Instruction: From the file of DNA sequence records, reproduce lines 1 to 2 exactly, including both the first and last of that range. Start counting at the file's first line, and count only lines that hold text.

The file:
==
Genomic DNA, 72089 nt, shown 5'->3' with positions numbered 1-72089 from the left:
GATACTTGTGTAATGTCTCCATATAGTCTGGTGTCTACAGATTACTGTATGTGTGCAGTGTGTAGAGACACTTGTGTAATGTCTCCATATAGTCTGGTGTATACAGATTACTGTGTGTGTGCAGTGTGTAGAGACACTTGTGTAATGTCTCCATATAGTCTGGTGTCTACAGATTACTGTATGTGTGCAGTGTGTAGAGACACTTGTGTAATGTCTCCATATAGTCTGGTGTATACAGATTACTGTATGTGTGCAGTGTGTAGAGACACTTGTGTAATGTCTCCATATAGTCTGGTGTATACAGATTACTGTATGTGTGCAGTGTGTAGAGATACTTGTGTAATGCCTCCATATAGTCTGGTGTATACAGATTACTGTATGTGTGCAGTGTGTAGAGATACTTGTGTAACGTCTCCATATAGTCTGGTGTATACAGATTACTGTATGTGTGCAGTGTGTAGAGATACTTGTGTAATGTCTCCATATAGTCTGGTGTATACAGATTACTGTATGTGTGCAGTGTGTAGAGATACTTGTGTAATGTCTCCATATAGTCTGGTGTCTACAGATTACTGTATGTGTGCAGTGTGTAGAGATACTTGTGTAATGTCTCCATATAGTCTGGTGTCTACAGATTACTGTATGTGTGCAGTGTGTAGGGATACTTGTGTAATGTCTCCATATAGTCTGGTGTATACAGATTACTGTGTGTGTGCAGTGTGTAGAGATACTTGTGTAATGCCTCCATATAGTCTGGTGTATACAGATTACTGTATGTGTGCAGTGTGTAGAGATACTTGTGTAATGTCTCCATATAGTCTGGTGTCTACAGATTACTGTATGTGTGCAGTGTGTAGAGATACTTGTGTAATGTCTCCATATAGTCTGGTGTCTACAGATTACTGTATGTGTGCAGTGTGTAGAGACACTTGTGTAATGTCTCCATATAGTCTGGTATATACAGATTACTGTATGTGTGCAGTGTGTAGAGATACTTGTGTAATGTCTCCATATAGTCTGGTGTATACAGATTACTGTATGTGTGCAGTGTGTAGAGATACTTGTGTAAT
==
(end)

Genomic DNA, 72089 nt, shown 5'->3' with positions numbered 1-72089 from the left:
GATACTTGTGTAATGTCTCCATATAGTCTGGTGTCTACAGATTACTGTATGTGTGCAGTGTGTAGAGACACTTGTGTAATGTCTCCATATAGTCTGGTGTATACAGATTACTGTGTGTGTGCAGTGTGTAGAGACACTTGTGTAATGTCTCCATATAGTCTGGTGTCTACAGATTACTGTATGTGTGCAGTGTGTAGAGACACTTGTGTAATGTCTCCATATAGTCTGGTGTATACAGATTACTGTATGTGTGCAGTGTGTAGAGACACTTGTGTAATGTCTCCATATAGTCTGGTGTATACAGATTACTGTATGTGTGCAGTGTGTAGAGATACTTGTGTAATGCCTCCATATAGTCTGGTGTATACAGATTACTGTATGTGTGCAGTGTGTAGAGATACTTGTGTAACGTCTCCATATAGTCTGGTGTATACAGATTACTGTATGTGTGCAGTGTGTAGAGATACTTGTGTAATGTCTCCATATAGTCTGGTGTATACAGATTACTGTATGTGTGCAGTGTGTAGAGATACTTGTGTAATGTCTCCATATAGTCTGGTGTCTACAGATTACTGTATGTGTGCAGTGTGTAGAGATACTTGTGTAATGTCTCCATATAGTCTGGTGTCTACAGATTACTGTATGTGTGCAGTGTGTAGGGATACTTGTGTAATGTCTCCATATAGTCTGGTGTATACAGATTACTGTGTGTGTGCAGTGTGTAGAGATACTTGTGTAATGCCTCCATATAGTCTGGTGTATACAGATTACTGTATGTGTGCAGTGTGTAGAGATACTTGTGTAATGTCTCCATATAGTCTGGTGTCTACAGATTACTGTATGTGTGCAGTGTGTAGAGATACTTGTGTAATGTCTCCATATAGTCTGGTGTCTACAGATTACTGTATGTGTGCAGTGTGTAGAGACACTTGTGTAATGTCTCCATATAGTCTGGTATATACAGATTACTGTATGTGTGCAGTGTGTAGAGATACTTGTGTAATGTCTCCATATAGTCTGGTGTATACAGATTACTGTATGTGTGCAGTGTGTAGAGATACTTGTGTAAT